Celebrated German explorer Alexander von Humboldt was born 250 years ago. Far ahead of his time, he warned of the critical importance of protecting nature. Now Germany's president is following in his footsteps.
"Plastic is our biggest enemy," says Stephanie Pauwels. Everything around her looks like paradise: Deep blue sea, bright sandy beach and a wild mangrove landscape. The vibration of nature is literally heard and felt here. Pauwels is the director of "Corales del Rosario," a huge nature reserve on a gigantic archipelago off Cartagena, Colombia. Amidst this magic, she shows the German president that despite the pristine beauty, the idyll deceives. Nature is under threat from mass tourism, climate change, dynamite fishing — and mountains of plastic.
Johannes Vogel, director of the Museum of Natural History in Berlin, also warns of the devastating effects of plastic waste on the environment. It makes an impression. Steinmeier listens to the sobering reality and demands that governments around the world finally — and seriously — deal with the issue of plastic waste: "It is late, but all the more necessary."
A few hours later, Steinmeier visits the Pontifical Catholic University of Ecuador, where he is giving a speech on the occasion of the 250th birthday of German explorer and naturalist Alexander von Humboldt. The hall is filled with scientists, students and a host of political figures. Humboldt’s voyages across Latin America garnered him a reputation of pioneer and hero in much of the continent. Now the German president and and his wife, Elke Büdenbender, are embarking on a trip to trace his journey.
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Alexander von Humboldt was just 29 years old when he fulfilled his dream of undertaking a research trip through Latin America. His approach: To search for connections between things, to understand the world through close observation, to collect data and facts in order to feel, measure, and experience nature.
In 1799 he set sail from Spain, stopping along many outposts of its global empire; on March 30, 1801, he arrived in Cartagena, sailing past the same magnificent mangrove forests that are threatened today.
For Humboldt, the Colombian port city served merely as a stopover for another daredevil adventure: He wanted to explore the Andes and, with his companion, French explorer and botanist Aime Bonpland, travel to Lima. On foot. Almost 4,000 kilometers (2,485 miles).
Today it is almost impossible to imagine the drudgery such a journey entailed: Fierce snowstorms on the mountain ranges, tropical heat in the valleys. They made their way along insanely narrow paths, their mules packed with food, measuring instruments and records, as well as the animal and plant samples they had collected.
"They had to walk barefoot for long stretches; they had bloody feet. Their shoes and clothes were simply not made for that," says Humboldt biographer Andrea Wulf, who is accompanying the German president on his Latin America trip. "Unlike other explorers, Humboldt did not travel with a grand entourage and he did not let himself just be carried along."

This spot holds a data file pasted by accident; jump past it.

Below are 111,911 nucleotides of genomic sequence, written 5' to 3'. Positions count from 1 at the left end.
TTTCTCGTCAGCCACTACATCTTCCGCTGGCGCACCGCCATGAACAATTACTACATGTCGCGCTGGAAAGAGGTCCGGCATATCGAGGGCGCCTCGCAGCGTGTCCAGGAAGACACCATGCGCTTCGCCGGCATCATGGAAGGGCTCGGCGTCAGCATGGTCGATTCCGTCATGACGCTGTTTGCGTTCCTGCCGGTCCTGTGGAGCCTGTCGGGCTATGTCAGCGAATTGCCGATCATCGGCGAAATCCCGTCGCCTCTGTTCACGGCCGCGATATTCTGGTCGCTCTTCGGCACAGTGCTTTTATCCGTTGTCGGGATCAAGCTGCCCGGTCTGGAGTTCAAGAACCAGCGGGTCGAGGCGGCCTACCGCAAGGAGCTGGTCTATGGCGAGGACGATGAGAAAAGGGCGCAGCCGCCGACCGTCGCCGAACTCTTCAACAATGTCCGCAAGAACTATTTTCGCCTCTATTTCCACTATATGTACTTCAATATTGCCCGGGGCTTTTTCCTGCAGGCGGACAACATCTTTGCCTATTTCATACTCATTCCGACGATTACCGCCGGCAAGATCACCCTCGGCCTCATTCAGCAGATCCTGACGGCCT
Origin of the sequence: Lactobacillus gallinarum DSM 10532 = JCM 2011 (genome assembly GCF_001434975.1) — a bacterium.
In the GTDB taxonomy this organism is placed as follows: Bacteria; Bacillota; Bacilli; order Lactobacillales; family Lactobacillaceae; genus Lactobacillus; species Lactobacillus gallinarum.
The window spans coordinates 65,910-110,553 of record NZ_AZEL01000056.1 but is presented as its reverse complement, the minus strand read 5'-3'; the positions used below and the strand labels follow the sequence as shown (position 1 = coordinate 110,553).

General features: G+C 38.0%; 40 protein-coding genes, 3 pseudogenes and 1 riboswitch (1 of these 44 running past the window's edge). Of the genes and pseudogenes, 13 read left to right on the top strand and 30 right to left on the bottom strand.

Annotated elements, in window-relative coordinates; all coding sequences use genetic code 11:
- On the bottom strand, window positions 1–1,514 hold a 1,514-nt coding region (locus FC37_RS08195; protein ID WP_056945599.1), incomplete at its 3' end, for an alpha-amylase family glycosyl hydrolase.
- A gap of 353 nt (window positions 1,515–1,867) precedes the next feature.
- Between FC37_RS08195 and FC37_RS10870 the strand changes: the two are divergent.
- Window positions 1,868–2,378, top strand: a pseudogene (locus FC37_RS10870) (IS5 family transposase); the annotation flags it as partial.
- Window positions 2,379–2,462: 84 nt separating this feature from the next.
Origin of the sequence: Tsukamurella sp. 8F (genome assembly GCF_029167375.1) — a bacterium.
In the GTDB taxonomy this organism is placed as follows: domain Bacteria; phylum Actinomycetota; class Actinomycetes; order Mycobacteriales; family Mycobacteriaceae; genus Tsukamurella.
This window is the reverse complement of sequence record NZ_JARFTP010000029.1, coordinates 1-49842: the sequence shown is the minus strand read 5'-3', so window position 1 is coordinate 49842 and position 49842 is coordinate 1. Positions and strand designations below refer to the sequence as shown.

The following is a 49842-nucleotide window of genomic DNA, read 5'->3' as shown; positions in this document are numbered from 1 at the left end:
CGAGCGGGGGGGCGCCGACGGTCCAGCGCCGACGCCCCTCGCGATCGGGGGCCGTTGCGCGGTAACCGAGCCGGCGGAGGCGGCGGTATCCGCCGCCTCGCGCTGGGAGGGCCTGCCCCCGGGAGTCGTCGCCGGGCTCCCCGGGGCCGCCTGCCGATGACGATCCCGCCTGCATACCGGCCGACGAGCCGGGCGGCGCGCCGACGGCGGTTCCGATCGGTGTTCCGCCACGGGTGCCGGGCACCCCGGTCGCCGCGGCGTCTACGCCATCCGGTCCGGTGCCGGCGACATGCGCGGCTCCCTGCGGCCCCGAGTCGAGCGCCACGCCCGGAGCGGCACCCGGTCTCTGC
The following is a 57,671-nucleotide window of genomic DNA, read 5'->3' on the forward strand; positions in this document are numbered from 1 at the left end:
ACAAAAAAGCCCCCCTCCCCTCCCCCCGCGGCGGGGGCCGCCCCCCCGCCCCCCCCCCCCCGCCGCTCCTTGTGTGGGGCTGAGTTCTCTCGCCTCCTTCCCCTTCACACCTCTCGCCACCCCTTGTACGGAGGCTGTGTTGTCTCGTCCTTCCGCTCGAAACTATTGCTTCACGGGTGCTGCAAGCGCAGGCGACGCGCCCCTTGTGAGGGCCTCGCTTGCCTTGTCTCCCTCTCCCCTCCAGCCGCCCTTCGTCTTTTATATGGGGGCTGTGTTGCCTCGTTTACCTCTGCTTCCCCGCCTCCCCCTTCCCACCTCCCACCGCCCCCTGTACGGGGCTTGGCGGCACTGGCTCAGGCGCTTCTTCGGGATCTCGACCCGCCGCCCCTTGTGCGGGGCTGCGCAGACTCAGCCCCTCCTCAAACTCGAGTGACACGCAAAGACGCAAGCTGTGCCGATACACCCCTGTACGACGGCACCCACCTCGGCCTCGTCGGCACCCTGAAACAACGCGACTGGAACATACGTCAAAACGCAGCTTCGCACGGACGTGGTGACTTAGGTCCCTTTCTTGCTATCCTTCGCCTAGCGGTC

Changing the face of science
Already 200 years ago, Humboldt understood that humans influence the climate and cause soil erosion when they cut down the rainforest and practice monoculture. He is rightly regarded as the father of ecology, says Steinmeier.
At the same time, the explorer succeeded in inspiring his readers and listeners. He was a pioneer of science communication. "Humboldt emerged from the ivory tower and sober communications of a scientist, and brought the emotional world into science," says Hans-Christian Pape, President of the Alexander von Humboldt Foundation, which today allows outstanding scientists from all over the world to network and share knowledge.
Humboldt, a consummate renaissance man, was also involved in political matters. He strongly condemned slavery in the colonies; with the utmost respect he met indigenous people and stood up for their freedom. "He strongly criticized the Church because he saw how poorly the missionaries treated indigenous peoples," says biographer Wulf. "He marched through endless silver mines in Peru and Mexico and repeatedly denounced the gruesome treatment and exploitation of miners." Back in Europe, Humboldt ranted against colonialism so vehemently that the British refused him travel to India. "Why should they let such a difficult Prussian into their colony?"says Wulf with a smile.
Humboldt profoundly changed the way science is conducted, says Humboldt Foundation President Hans-Christian Pape (c.)
Humboldt's outstanding achievement, however, was his ability to grasp the big picture from the smallest detail he examined. "At that time, scientists crept into their increasingly narrow disciplines, and Humboldt did just the opposite — he tried to bring everything together," says his biographer. "Humboldt revolutionized our understanding of nature, describing nature as a living organism."
In early January 1802, Humboldt stopped in Quito — an ideal base for researchers interested in volcanic activity. Here he climbed every volcano he could reach in his quest to understand how the earth was created. Fast forward to 2019, and during the German president's trip to Quito it's no longer about the creation of the earth, but the threat of its destruction. "The entire ecosystem of the earth is threatened," warns Steinmeier. "We only have this one planet, so we cannot go on like this." Environmental protection is now the responsibility of every human being: This is Alexander von Humboldt's message for the 21st century, Steinmeier underlines.